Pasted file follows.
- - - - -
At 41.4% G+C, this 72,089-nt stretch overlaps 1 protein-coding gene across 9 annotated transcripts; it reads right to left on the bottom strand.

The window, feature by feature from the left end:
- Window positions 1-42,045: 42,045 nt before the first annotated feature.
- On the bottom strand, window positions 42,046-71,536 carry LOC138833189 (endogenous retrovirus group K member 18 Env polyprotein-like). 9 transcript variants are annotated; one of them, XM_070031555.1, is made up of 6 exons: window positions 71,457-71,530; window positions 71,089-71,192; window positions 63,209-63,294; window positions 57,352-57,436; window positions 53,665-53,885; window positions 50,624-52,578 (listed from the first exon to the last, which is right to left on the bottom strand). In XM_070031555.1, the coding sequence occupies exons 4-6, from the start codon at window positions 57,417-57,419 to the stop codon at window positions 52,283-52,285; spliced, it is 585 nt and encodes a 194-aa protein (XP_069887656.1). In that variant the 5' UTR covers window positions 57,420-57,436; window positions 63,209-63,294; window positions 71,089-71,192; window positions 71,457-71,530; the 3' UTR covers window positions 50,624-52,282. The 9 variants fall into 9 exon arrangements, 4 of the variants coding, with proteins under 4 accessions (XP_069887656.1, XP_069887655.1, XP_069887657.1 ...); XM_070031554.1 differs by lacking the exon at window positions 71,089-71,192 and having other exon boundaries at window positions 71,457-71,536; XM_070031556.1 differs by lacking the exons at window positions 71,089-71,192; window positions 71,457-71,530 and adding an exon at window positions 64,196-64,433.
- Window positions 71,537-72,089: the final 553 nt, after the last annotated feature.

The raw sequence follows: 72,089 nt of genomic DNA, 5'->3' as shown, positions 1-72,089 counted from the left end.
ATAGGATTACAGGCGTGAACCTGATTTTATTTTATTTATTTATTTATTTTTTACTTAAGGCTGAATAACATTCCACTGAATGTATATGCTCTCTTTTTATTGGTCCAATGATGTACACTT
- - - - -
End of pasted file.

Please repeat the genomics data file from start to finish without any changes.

At 41.4% G+C, this 72,089-nt stretch overlaps 1 protein-coding gene across 9 annotated transcripts; it reads right to left on the bottom strand.

The window, feature by feature from the left end:
- Window positions 1-42,045: 42,045 nt before the first annotated feature.
- On the bottom strand, window positions 42,046-71,536 carry LOC138833189 (endogenous retrovirus group K member 18 Env polyprotein-like). 9 transcript variants are annotated; one of them, XM_070031555.1, is made up of 6 exons: window positions 71,457-71,530; window positions 71,089-71,192; window positions 63,209-63,294; window positions 57,352-57,436; window positions 53,665-53,885; window positions 50,624-52,578 (listed from the first exon to the last, which is right to left on the bottom strand). In XM_070031555.1, the coding sequence occupies exons 4-6, from the start codon at window positions 57,417-57,419 to the stop codon at window positions 52,283-52,285; spliced, it is 585 nt and encodes a 194-aa protein (XP_069887656.1). In that variant the 5' UTR covers window positions 57,420-57,436; window positions 63,209-63,294; window positions 71,089-71,192; window positions 71,457-71,530; the 3' UTR covers window positions 50,624-52,282. The 9 variants fall into 9 exon arrangements, 4 of the variants coding, with proteins under 4 accessions (XP_069887656.1, XP_069887655.1, XP_069887657.1 ...); XM_070031554.1 differs by lacking the exon at window positions 71,089-71,192 and having other exon boundaries at window positions 71,457-71,536; XM_070031556.1 differs by lacking the exons at window positions 71,089-71,192; window positions 71,457-71,530 and adding an exon at window positions 64,196-64,433.
- Window positions 71,537-72,089: the final 553 nt, after the last annotated feature.

The raw sequence follows: 72,089 nt of genomic DNA, 5'->3' as shown, positions 1-72,089 counted from the left end.
ATAGGATTACAGGCGTGAACCTGATTTTATTTTATTTATTTATTTATTTTTTACTTAAGGCTGAATAACATTCCACTGAATGTATATGCTCTCTTTTTATTGGTCCAATGATGTACACTT